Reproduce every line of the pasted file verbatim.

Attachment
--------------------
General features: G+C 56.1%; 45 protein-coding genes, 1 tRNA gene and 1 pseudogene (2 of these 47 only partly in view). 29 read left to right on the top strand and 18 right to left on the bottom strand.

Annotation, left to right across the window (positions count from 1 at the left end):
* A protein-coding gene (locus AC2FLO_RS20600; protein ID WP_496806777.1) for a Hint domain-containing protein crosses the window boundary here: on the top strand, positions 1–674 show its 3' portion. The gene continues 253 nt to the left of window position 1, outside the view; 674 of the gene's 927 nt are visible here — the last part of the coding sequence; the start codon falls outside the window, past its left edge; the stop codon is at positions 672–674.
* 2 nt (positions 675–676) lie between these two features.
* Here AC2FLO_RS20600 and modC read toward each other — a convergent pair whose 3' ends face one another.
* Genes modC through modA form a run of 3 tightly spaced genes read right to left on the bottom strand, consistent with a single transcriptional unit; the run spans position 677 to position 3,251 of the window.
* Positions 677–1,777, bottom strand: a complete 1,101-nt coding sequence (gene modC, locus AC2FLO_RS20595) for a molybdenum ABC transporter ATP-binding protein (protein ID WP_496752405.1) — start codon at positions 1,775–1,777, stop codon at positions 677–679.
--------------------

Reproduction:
General features: G+C 56.1%; 45 protein-coding genes, 1 tRNA gene and 1 pseudogene (2 of these 47 only partly in view). 29 read left to right on the top strand and 18 right to left on the bottom strand.

Annotation, left to right across the window (positions count from 1 at the left end):
* A protein-coding gene (locus AC2FLO_RS20600; protein ID WP_496806777.1) for a Hint domain-containing protein crosses the window boundary here: on the top strand, positions 1–674 show its 3' portion. The gene continues 253 nt to the left of window position 1, outside the view; 674 of the gene's 927 nt are visible here — the last part of the coding sequence; the start codon falls outside the window, past its left edge; the stop codon is at positions 672–674.
* 2 nt (positions 675–676) lie between these two features.
* Here AC2FLO_RS20600 and modC read toward each other — a convergent pair whose 3' ends face one another.
* Genes modC through modA form a run of 3 tightly spaced genes read right to left on the bottom strand, consistent with a single transcriptional unit; the run spans position 677 to position 3,251 of the window.
* Positions 677–1,777, bottom strand: a complete 1,101-nt coding sequence (gene modC, locus AC2FLO_RS20595) for a molybdenum ABC transporter ATP-binding protein (protein ID WP_496752405.1) — start codon at positions 1,775–1,777, stop codon at positions 677–679.